Years ago my friend, Landon Saunders, told the story of how he and a church leader made a visit to a family in the community where he served as minister.
For whatever reason this particular family had asked the church to help them in a time of financial need.
I can't remember if they needed help with rent, utilities, food or what. I do remember Landon's account of the church leader's agonizing over whether or not the family in question was "worthy" or deserving of the church's assistance.
During the ride out to make the visit, the leader continued to struggle and at times argue with Landon about using church funds to help relieve the family's burden.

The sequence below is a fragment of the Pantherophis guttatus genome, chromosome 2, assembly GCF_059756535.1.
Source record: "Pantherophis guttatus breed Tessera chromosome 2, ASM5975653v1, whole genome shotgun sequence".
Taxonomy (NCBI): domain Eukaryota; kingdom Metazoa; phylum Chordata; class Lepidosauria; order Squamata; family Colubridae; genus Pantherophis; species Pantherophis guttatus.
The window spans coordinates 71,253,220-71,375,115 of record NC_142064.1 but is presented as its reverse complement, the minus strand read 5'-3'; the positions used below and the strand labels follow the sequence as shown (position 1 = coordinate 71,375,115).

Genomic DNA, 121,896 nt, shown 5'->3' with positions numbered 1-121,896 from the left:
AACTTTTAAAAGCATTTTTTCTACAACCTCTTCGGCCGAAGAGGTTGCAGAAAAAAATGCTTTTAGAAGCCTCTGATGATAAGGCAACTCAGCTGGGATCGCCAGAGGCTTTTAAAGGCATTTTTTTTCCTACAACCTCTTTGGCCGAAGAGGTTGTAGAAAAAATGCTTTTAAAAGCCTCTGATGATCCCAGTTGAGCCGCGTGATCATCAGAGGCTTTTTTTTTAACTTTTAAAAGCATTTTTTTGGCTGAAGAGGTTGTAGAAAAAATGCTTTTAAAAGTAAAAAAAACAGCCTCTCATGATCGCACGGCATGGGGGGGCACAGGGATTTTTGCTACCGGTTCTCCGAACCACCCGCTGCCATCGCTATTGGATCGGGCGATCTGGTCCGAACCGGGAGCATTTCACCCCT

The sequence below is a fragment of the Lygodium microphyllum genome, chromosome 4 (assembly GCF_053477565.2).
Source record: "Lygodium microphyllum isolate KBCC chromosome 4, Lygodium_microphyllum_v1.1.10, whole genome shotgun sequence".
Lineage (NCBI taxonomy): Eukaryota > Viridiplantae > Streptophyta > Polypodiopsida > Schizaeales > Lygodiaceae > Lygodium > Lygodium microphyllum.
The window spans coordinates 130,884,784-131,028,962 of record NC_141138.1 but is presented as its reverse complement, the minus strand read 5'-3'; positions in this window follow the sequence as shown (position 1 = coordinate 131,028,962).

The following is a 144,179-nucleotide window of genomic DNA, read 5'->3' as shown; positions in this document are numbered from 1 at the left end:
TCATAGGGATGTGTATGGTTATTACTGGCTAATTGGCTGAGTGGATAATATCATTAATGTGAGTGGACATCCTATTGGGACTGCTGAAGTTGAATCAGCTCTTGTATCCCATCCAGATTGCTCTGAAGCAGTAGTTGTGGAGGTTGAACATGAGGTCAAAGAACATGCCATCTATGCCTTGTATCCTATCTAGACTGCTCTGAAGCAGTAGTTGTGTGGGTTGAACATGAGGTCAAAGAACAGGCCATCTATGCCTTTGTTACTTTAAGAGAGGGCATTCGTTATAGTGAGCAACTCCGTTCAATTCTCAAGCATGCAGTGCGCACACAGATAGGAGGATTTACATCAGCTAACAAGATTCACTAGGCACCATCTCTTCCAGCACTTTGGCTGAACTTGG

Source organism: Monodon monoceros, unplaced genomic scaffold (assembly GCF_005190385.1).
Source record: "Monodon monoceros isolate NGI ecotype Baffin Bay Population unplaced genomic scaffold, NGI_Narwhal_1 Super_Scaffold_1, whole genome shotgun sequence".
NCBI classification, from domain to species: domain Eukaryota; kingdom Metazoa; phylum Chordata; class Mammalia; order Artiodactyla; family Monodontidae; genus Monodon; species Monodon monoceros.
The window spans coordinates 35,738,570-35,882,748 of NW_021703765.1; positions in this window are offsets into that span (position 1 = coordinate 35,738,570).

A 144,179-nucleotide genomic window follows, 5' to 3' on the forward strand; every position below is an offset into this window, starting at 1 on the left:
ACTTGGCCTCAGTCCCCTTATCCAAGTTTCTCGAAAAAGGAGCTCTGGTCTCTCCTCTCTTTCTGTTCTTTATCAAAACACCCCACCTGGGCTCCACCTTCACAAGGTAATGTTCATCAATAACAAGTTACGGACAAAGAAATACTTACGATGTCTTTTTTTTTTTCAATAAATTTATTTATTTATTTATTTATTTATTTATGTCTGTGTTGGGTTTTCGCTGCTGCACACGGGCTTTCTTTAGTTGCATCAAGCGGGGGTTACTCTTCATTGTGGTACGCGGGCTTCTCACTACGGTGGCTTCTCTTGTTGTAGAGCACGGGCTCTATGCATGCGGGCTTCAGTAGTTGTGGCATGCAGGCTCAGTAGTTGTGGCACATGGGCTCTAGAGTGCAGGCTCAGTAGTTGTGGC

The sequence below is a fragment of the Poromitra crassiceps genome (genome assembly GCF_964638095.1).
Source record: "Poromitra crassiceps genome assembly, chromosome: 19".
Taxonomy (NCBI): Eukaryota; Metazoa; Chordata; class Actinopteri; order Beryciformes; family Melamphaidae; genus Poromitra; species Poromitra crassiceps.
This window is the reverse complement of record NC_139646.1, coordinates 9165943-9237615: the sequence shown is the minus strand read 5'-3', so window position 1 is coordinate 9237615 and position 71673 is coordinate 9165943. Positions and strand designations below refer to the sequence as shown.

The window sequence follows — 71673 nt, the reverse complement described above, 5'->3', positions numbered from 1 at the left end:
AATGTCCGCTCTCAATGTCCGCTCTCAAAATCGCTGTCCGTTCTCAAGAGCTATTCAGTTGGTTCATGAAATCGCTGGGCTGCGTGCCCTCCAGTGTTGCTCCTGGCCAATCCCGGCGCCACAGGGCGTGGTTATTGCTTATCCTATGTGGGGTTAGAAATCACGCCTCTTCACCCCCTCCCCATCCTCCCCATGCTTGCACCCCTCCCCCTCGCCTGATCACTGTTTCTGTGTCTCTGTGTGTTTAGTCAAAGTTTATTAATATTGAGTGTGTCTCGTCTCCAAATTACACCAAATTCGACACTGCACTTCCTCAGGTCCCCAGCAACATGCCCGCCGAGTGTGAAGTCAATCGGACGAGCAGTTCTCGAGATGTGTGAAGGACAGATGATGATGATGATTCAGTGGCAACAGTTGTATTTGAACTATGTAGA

Finally, after much talk and no little tension, Landon told his church friend, "You know, brother, if the good Lord feeds and cares for four billion undeserving people every day, it looks like the church could help out every once in a while!"
With that the conversation ended and the family was assisted.
Making judgments about other people is tricky business, isn't it?
The sad fact is that millions of people, including children, go to bed hungry, homeless, ill and in danger every night around our world. Categories like "deserving" or "undeserving" make no sense in situations of severe human need and suffering. This is all the more true when suffering and need are the result of injustice, oppression and the bad decisions of people with power.
Announcement from Duke Memorial UMC
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